Thank you for sending this essay on your response
to Santayana's "intuitive morality." Probably I have never read any part of it except your summary paragraphs. I have some nice Santayana quotes in a book, such as:
"...true piety toward the universe . . denies only gods fashioned by man in their own image, to be servants of their human interests...and even in this denial, I am no rude iconoclast, but full of secret sympathy with the impulses of idolators."
I am grateful for your company and I hope you won't mind if I swim against the current. Yes, much you said wins agreement. I will address some
points of uncertainty.
"I am convinced that much less credit is due to the abolitionists, the moralists, the writers, and other "do-gooders" than is due to the people who invented and developed the steam engine and the cotton gin."
In this, I feel writers and their readers are an unsung group of heroes when they are a good crop, and an unsung group of goats when they don't do their 'job.' Slavery, for example, continues in the world. Four percent of the world, or 200+ million, are slaves now, especially in places like mainland China. (To my understanding, this is not rightwing dogma.)
Slavery seems ever to be accompanied by Un-freedom of expression. Writers can contribute, by neglect or error, to keeping or to the loss of such freedom by not using it to keep society free.
Your quote reminds of Louis Pasteur's saying,
"Science and Peace will triumph over Ignorance and War, and the future will belong to those who have done the most for suffering humanity."
This is a recurring theme with which I agree, and still I look around the corners at things that can take us by unpleasant surprise even when we are practicing that nice belief.
Paul wrote ( I shortened for quote ):
"I think we can place the possibilities on a spectrum...God on one extreme.
At the other ... rational conclusions worked out by humans.
Somewhere in the middle, maybe a little more toward the "God" end ... our consciences.
"As is my wont, I have considered this question from the biggest picture and the highest level of abstraction that I can."
Well, this is interesting. I think that's what I want to do too...and here's why I'm sure it's justified.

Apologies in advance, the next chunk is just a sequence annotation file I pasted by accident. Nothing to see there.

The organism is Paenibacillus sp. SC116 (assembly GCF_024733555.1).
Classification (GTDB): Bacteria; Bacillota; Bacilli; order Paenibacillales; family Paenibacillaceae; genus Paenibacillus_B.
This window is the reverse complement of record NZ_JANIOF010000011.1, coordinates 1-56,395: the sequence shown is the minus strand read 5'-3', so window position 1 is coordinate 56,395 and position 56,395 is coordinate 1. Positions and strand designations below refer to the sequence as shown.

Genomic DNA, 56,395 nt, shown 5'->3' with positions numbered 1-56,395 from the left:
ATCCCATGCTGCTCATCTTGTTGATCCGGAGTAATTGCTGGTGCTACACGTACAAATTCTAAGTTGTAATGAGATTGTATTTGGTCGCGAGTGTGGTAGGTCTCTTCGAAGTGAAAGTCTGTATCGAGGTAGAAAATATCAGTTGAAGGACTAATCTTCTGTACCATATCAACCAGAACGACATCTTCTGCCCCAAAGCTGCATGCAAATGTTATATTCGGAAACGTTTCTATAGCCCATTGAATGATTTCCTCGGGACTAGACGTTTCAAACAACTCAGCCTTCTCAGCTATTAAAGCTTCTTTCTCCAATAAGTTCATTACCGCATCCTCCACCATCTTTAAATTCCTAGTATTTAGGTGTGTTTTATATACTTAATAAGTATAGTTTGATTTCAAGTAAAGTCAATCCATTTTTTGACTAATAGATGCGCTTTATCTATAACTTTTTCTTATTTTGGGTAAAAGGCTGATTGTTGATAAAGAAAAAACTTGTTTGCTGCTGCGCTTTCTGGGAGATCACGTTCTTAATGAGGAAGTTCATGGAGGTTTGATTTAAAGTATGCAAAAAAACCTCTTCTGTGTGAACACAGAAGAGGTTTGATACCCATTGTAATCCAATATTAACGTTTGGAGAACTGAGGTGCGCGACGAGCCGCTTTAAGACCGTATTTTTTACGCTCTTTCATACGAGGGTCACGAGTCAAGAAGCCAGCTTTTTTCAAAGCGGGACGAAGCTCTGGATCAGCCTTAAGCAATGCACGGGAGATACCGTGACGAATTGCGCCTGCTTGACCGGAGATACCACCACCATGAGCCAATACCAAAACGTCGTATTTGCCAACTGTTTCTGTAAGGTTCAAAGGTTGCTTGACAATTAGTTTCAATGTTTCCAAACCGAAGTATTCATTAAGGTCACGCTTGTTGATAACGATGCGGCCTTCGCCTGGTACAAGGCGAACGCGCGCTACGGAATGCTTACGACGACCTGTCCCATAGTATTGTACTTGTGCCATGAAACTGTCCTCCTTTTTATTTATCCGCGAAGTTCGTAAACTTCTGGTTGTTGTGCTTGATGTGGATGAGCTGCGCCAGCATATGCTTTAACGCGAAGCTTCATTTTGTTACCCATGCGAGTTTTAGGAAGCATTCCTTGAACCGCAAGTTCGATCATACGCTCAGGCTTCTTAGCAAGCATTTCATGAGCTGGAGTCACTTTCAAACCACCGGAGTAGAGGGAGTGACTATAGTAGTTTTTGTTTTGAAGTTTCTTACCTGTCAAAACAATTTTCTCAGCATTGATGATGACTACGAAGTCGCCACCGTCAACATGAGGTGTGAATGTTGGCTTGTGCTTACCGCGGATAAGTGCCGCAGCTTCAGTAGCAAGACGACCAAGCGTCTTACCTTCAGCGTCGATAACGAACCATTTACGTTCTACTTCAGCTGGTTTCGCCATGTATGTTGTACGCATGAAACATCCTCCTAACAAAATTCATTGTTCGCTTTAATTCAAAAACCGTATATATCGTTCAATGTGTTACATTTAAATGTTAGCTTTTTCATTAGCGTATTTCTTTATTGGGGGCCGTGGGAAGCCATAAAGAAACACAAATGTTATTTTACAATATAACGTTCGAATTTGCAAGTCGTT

1) All my earthly communications with other persons about matters of conscience must be as equals. No human can rule my conscience but I may enter into civil agreements under our Constitution which may actually serve as our theology or cosmology in this life.
2) I should give good consideration to what courteous responses are given to my opinions, and I should expect to consider the opinions of others in good faith.
3) When I realize the other person or simply does not give a relevant response to my question, or evades it, or does not adequately convince me of their opinion, the only license I may draw from that is to honestly reckon whether that person might or might not have a better answer than my own at present, and I may adjust my opinion accordingly.
Your interest in addressing "man's inhumanity to man" is in great contrast to one poster to this forum who wrote:
"Christ was a Jew. He even said that he did not come for the gentiles- like you." That poster seems to be looking for new reasons to justify being inhumane.
I have come to believe the New Testament of the Bible can most accurately be read without reading anything more into it. A summary of the Gospel
A man preached in stressful times that people must love one another, even their enemies, for those do not know what they do. He used every means he could to convince, even taking responsibility for asserting the Godliness of that Notion, and allowing (for no pay and no extra safety) himself to be considered a Deity on Earth. Due to political intrigue he was arrested and executed.
A strange series of occurrances (especially in the consciences He touched by his mission)convinced many this man's claim of Deity-hood was really true. It was written up and
though many have practiced "perfect" patience and kindness in this Deity's name, just as many have played diverse cruelties in the same.
This is what can happen if one takes their life that far that direction. Though among my heroes are Azimov, Paine, Twain, Sagan, and Edison,
I still see a germ of transcendent information in the story of Jesus of Nazareth...without being partisan, I think. I am convinced some of the 'fast rise' of intelligence and some of humanity's greatest achievement are quite related to His teaching. And I admit the way to interpret the Bible may vary from person to person without their being necessarily wrong.